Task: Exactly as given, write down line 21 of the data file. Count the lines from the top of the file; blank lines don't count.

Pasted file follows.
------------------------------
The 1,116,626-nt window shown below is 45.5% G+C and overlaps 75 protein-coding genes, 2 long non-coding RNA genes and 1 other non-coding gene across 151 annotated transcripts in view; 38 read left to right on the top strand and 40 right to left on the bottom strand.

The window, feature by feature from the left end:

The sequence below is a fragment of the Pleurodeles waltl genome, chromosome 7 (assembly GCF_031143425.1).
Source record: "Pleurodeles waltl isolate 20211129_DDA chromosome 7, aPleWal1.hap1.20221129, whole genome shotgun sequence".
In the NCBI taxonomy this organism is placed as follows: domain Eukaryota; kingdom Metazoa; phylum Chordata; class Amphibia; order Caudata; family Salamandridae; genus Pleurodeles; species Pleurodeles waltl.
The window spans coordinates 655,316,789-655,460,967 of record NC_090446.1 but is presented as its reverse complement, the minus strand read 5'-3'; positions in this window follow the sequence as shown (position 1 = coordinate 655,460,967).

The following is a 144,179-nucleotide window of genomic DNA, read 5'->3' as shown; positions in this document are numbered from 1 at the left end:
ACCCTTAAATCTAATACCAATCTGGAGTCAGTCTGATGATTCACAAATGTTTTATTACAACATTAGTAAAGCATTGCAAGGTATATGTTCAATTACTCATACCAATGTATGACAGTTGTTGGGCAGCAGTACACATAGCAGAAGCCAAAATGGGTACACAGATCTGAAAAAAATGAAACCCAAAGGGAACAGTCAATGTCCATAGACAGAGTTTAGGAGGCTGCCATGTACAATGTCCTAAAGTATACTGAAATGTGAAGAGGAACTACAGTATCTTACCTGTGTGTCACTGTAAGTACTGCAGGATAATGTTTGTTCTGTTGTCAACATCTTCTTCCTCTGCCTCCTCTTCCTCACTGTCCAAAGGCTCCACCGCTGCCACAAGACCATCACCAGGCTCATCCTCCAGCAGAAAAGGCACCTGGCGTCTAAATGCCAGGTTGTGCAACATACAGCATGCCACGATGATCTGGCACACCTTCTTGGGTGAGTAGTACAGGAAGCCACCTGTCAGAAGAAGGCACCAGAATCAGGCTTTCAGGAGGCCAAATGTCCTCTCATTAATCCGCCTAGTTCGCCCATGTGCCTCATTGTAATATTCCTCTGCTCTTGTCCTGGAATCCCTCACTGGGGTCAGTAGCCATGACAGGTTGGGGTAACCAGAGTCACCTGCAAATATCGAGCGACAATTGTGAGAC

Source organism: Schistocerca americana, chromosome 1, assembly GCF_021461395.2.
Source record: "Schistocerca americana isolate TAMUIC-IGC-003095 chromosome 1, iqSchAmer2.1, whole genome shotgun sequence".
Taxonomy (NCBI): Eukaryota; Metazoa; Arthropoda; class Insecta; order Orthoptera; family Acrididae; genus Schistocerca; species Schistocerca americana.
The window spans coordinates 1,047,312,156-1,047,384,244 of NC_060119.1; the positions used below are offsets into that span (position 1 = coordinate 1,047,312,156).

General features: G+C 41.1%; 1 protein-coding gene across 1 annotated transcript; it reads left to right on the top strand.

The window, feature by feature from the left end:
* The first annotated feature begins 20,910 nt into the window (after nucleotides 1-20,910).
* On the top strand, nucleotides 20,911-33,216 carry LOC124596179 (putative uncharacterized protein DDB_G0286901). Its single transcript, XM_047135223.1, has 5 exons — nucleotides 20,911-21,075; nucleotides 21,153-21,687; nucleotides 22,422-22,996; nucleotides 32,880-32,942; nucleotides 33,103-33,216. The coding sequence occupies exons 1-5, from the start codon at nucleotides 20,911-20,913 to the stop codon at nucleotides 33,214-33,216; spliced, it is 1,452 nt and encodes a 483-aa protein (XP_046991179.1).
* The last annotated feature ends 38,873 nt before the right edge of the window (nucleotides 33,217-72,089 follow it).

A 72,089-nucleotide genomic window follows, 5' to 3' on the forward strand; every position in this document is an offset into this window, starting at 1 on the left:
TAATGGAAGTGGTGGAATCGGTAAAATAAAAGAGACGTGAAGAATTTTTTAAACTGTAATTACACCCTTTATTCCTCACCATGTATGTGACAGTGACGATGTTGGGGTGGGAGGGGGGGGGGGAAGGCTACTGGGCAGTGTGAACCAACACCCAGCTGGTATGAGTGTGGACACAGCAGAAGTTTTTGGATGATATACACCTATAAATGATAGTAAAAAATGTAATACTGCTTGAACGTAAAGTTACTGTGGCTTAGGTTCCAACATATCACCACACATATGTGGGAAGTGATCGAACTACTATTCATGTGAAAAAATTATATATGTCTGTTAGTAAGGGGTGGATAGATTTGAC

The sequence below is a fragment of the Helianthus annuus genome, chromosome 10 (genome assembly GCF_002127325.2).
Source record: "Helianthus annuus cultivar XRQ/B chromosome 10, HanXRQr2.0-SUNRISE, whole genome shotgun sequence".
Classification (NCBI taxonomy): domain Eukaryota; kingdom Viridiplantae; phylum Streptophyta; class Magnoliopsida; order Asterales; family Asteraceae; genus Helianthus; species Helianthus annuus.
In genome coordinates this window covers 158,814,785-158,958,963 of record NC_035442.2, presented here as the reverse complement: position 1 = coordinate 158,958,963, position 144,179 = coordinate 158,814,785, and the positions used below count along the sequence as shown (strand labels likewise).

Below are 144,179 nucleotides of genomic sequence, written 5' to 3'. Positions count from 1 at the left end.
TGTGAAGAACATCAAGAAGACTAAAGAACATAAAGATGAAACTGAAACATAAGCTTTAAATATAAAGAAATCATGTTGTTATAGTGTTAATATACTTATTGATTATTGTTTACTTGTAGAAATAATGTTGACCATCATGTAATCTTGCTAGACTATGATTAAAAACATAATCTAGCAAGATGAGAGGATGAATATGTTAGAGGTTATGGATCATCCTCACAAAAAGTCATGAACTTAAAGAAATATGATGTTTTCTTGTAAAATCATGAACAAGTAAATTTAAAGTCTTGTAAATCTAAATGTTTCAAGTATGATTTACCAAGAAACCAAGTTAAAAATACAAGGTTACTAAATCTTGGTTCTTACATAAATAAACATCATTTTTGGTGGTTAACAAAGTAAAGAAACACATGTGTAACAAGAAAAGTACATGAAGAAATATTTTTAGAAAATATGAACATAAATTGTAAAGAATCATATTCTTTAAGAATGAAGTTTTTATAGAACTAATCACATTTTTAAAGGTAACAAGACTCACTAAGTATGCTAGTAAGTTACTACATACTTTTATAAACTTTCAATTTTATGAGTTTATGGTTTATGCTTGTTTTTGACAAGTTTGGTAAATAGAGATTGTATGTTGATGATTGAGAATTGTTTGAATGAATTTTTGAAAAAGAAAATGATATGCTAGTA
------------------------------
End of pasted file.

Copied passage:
Source record: "Helianthus annuus cultivar XRQ/B chromosome 10, HanXRQr2.0-SUNRISE, whole genome shotgun sequence".